I am miffed. Whatever I do, wherever I go, I am always ‘the French one’. My friends and colleagues still consider me to be French. Why? Why such a double standard? I have colleagues who, just like me, are naturalised citizen. They are considered to be British. Sometimes, someone says that they are ‘Indian-born’ or ‘from the continent’, but that’s as far as it goes.
As for me, despite my British passport and the fact that I have been living in London for the best part of 14 years, I am always considered to be French. ‘Ask Muriel’, someone says. ‘Who is she?’ ‘The French one’. But of course. What did I do to deserve to be stigmatised like this?
So what do I need to do to be British? Is it my accent? Is it because I wasn’t brought up in one of the posh British institutions? I wonder.
Maybe I need to learn by heart some British poems. Truth be told, I wouldn’t start from scratch: one of my favourite poems is If, by Rudyard Kipling. But that’s clearly not enough. I need to try harder. John Keats, Lord Byron, Sylvia Plath maybe…I wonder. Do you have anyone to recommend?
I also shamefully admit that, as I have been educated in France, I didn’t really study Shakespeare. That’s not entirely true: we studied a French translation of Romeo & Juliet. What can I say? I am not really into Shakespeare. I think that Shakespeare is over rated. Before you Brits judge me too harshly, you need to understand that I have had a crash course on Shakespeare with my children: you see, they are going to British schools They study at least one book of Shakespeare every year. I am starting to become an expert now. But maybe, just maybe, you need to be born over here to fully appreciate it. And I wasn’t. Enough said.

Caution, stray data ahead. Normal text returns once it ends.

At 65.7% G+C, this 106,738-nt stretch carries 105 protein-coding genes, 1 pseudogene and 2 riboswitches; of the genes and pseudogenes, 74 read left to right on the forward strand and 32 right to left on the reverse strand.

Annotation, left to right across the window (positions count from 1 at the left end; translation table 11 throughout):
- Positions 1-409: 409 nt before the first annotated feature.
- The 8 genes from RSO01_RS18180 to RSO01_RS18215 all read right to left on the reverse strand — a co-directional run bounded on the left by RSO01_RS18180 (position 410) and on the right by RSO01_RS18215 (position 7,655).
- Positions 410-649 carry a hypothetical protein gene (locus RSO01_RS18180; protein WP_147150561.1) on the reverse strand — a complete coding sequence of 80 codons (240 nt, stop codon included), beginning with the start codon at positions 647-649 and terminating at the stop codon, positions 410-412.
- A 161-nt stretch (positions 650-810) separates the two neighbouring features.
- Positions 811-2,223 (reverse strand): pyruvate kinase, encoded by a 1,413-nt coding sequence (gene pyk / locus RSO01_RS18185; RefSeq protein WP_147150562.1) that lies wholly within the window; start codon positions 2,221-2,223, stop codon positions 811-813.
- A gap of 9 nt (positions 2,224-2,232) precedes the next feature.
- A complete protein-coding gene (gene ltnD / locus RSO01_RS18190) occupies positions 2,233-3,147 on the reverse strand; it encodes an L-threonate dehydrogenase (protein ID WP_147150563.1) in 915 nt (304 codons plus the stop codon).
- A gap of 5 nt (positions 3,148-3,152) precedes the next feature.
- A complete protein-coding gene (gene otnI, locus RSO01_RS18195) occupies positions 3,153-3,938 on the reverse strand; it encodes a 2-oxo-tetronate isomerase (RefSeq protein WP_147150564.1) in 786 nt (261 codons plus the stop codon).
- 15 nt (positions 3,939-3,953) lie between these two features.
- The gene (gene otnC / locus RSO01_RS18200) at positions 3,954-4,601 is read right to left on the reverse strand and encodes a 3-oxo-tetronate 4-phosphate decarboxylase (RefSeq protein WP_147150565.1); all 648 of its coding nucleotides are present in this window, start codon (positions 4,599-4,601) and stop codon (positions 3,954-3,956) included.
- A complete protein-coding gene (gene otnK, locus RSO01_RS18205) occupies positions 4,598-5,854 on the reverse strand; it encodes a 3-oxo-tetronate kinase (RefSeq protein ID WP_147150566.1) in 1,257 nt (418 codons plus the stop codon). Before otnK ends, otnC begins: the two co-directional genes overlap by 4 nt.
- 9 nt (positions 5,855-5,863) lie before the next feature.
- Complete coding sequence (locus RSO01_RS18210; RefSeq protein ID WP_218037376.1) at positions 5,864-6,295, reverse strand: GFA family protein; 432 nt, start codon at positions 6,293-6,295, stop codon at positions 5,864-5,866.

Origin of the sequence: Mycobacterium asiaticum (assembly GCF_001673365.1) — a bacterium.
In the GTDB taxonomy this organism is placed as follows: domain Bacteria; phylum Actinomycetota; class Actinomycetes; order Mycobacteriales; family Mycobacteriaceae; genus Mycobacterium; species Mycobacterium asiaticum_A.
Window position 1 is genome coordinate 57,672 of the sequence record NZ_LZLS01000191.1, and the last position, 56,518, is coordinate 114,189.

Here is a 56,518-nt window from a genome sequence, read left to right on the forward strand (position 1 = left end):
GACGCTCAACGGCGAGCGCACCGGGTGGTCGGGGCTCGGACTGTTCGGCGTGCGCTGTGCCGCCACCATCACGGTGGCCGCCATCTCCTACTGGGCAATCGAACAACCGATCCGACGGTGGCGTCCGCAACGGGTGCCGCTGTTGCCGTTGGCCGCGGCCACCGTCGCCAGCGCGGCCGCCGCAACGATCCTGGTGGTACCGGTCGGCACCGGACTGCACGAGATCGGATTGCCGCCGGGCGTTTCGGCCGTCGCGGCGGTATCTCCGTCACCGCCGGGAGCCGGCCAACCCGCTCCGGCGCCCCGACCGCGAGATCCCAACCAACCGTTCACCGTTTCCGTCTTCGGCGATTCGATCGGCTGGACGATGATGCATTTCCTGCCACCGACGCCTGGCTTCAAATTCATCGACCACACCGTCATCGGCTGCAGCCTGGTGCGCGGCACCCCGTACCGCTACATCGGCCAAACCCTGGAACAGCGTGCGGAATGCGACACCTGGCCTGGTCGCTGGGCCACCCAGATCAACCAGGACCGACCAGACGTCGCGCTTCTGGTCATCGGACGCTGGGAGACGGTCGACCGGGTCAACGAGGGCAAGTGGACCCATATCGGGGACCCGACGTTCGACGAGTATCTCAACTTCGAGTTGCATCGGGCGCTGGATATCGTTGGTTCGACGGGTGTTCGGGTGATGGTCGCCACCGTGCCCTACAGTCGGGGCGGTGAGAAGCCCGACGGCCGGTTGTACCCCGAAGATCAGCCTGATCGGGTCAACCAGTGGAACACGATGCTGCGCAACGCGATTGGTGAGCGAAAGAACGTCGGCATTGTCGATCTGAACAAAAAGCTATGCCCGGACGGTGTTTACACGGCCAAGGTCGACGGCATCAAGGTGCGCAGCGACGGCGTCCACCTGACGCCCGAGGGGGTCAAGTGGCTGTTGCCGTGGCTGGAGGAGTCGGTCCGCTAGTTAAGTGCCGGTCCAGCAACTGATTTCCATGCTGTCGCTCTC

Maybe it’s the way I drink tea. I like a good cuppa from time to time, but that’s as far as it goes. In fact, frankly, I am more a coffee sort of girl.
Maybe it’s cricket. I never really understood the rules. I wonder. Frankly, I think that cricket should be used to cure insomnia.That’s just be, I suppose.
Maybe it’s my dress style. I wonder. I don’t think that I dress in a ‘French’ way but who knows? It is true that you will never see me wearing tweed or tartan. It’s against everything I stand for. As for dressing in bright yellow, well, I leave it to the Queen.
Maybe I need to dye my hair blonde or ginger. Well, no way. Not in a million years. I will remain a brunette. This much I know.
Maybe I need to set up a family trust and a bank account in Panama. That would help, wouldn’t it? I wish…
The thing is, Britishness seems to be a relative concept. people see what they want to see in it. It depends on their age, their education and their family. That said, one thing remains for sure: I do not stand a chance to be considered British.
Never have, and probably never will.